Welcome to Highland Park, the finest close-in large lot community on the eastern edge of Colorado Springs. Following are answers to frequently asked questions, as well as a links to the Filing 3 Association documents. 
 

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1.  PROPERTY:  The land is alive with luxuriant native grasses, dotted with wildflowers and a few ponderosa pine trees.  Designed as a high quality residential community, covenants have been carefully drawn to protect and enhance the value of the property.  Located near rapidly expanding Colorado Springs, the terrain is gently rolling, providing a variety of building sites.  Awe-inspiring views of 14,110 foot Pikes Peak can be seen from all lots.  There are only 39 of these 2½ acre lots, and they are some of the last estate-sized properties available close to town.
 
2.  LOCATION:  Highland Park is a covenant protected community of approximately 158 lots, located two miles north of Woodmen Road between Black Forest and Vollmer Roads and running up to the Black Forest treeline. Entrances are on Black Forest Road, Vollmer Road and Poco Road. The homesites are all about 2.5 acres in size, making them some of the last of the large acreage estate-sized home sites this close to the City of Colorado Springs. Most lots have stunning views of the Front Range mountains and Pikes Peak, while being only minutes from town. Some lots border the Cottonwood Creek.

Lots are served by underground electric, gas and phone and utilize individual wells and septic systems. A non-motorized trail system has been constructed, linking Filings 1 and 2, and may be later added to Filing 3. All roads are paved and are maintained by El Paso County after acceptance

Carefully crafted protective covenants, policies and a homeowner association (HP3A) exist to protect values. In Filings 1 and 2, there is a separate Association called the Highland Park Neighborhood Association, Inc. (HPA).
 
3.  CONCEPT AND COVENANTS:  You may purchase a homesite today and build now, wait to build until later or simply invest.  Highland Park will maintain its quiet, unspoiled beauty because of intelligent, thoughtful planning and carefully drawn protective covenants assuring strict architectural control and tasteful development.  Highland Park is planned as an exclusive development of country estates.  Horses are not permitted.  An effective property owners association exists for the pleasure and enhancement of life in Highland Park.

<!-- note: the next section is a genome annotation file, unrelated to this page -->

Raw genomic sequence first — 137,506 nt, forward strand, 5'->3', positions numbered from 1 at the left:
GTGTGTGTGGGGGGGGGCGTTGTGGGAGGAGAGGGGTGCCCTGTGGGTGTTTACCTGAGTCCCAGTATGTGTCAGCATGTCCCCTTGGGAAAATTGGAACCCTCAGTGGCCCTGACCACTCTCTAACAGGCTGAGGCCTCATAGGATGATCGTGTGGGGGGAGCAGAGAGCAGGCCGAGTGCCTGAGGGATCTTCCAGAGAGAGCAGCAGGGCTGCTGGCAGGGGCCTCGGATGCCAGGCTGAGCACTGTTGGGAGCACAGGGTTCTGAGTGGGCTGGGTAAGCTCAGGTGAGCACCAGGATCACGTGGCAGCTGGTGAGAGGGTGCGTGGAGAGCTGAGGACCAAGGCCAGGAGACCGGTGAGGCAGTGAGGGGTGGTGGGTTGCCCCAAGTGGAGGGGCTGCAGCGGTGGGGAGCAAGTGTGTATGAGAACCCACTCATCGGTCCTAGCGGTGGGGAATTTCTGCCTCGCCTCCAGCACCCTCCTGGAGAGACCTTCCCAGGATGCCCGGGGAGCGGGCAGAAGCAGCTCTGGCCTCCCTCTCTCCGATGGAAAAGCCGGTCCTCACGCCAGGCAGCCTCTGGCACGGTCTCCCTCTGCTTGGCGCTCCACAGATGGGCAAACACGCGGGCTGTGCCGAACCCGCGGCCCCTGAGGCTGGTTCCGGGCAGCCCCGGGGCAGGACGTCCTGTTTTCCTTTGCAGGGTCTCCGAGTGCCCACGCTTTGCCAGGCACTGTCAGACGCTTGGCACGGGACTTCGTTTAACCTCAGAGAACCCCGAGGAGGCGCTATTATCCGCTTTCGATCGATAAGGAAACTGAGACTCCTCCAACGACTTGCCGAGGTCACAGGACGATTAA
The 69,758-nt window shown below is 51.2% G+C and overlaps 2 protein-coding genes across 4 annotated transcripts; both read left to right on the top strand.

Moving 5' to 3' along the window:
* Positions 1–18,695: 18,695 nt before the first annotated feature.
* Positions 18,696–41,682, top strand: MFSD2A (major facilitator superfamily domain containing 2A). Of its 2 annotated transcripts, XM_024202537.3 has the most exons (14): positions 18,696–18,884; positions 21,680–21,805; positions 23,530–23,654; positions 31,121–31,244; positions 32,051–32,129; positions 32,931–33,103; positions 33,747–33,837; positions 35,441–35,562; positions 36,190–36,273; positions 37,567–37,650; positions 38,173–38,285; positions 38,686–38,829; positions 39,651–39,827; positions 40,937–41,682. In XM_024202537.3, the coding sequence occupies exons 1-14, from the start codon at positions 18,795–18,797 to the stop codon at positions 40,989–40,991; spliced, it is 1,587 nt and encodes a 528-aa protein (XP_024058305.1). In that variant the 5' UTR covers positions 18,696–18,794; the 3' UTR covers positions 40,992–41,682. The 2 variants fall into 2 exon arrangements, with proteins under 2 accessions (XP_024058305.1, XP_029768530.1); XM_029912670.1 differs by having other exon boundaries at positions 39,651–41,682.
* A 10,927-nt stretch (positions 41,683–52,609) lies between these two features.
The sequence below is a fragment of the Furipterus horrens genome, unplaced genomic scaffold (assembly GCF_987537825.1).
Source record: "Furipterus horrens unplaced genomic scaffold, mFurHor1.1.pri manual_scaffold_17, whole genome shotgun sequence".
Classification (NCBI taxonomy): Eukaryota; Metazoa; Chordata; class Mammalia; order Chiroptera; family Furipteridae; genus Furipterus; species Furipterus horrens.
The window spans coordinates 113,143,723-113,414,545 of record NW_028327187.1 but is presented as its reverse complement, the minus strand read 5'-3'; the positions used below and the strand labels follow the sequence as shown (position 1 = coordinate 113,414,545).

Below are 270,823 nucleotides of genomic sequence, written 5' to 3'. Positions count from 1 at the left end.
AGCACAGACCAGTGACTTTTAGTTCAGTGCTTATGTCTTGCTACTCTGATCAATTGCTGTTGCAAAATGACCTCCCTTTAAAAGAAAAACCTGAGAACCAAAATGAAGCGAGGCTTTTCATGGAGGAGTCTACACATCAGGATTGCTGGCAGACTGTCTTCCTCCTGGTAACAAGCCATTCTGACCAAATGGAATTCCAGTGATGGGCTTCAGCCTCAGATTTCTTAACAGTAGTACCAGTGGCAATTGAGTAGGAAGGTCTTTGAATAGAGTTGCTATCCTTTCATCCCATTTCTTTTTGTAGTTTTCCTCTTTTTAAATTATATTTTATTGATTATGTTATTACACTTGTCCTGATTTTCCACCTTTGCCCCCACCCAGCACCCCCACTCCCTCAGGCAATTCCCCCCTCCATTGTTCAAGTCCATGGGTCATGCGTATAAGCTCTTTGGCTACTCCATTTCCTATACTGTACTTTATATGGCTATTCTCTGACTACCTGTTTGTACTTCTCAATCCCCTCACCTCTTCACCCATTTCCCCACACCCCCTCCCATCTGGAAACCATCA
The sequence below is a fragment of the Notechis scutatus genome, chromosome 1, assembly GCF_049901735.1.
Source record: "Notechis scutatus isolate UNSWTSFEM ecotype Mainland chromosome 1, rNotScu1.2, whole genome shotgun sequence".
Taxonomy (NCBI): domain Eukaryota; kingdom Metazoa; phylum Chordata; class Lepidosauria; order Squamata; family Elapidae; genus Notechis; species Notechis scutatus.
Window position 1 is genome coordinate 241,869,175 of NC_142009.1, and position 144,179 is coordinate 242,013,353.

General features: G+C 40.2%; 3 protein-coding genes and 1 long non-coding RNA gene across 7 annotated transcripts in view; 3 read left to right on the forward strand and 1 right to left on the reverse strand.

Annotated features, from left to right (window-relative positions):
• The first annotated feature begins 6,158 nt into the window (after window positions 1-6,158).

4.  UTILITIES:
a.  The developer has provided underground electric, fiber optic telecommunication and natural gas distribution systems to serve each lot.  Lot owners arrange and pay for extensions from these facilities to their house.  Mountain View Electric Association, Black Hills Energy and CenturyLink Communications serve this area.
 
 b.  Water is provided by individual household-use metered wells (approved by the Colorado State Engineer) and sewage disposal by individual septic systems and leach fields.  A combined area of lawn, vegetation and garden not to exceed 5,000 sq. ft. is permitted to be irrigated.  Most wells will be in the Denver aquifer, with a few in the Dawson aquifer.  See document, “Our Highland Park Well Water” for further details.
 
5.  SCHOOLS:  District 20, Air Academy School District.  Students attend Ranch Creek Elementary, Timberview Middle School and Liberty High School .  Magnet and other school choices may be available; contact the school district for more information).  School bus service is provided by the District.
 
6.  BUILDERS:  Buyers can choose their own builder; all builders are welcome. Owners are not precluded from acting as their own general contractor to build their own home.
 
7. ASSOCIATION:Ownership in Filing 3 includes automatic membership in the Highland Park 3 Association, Inc. (“HP3A”). The HP3A is a self-managed non-profit corporation which exists to promote the common good and welfare of the ownership interests in Highland Park Subdivision, Filing 3. It primarily deals with architectural review, covenant enforcement and assists owners with maintaining the water augmentation plan in conjunction with the Highland Park Neighborhood Association, Inc. (HPA), which serves the earlier Filings 1 and 2.

This is not a master and sub-association arrangement; the two are separate, but share the augmentation functions somewhat. The HP3A is currently governed by three Directors. Membership of owners is mandatory, with each Lot receiving one vote. Dues are paid annually (presently $200 per year)..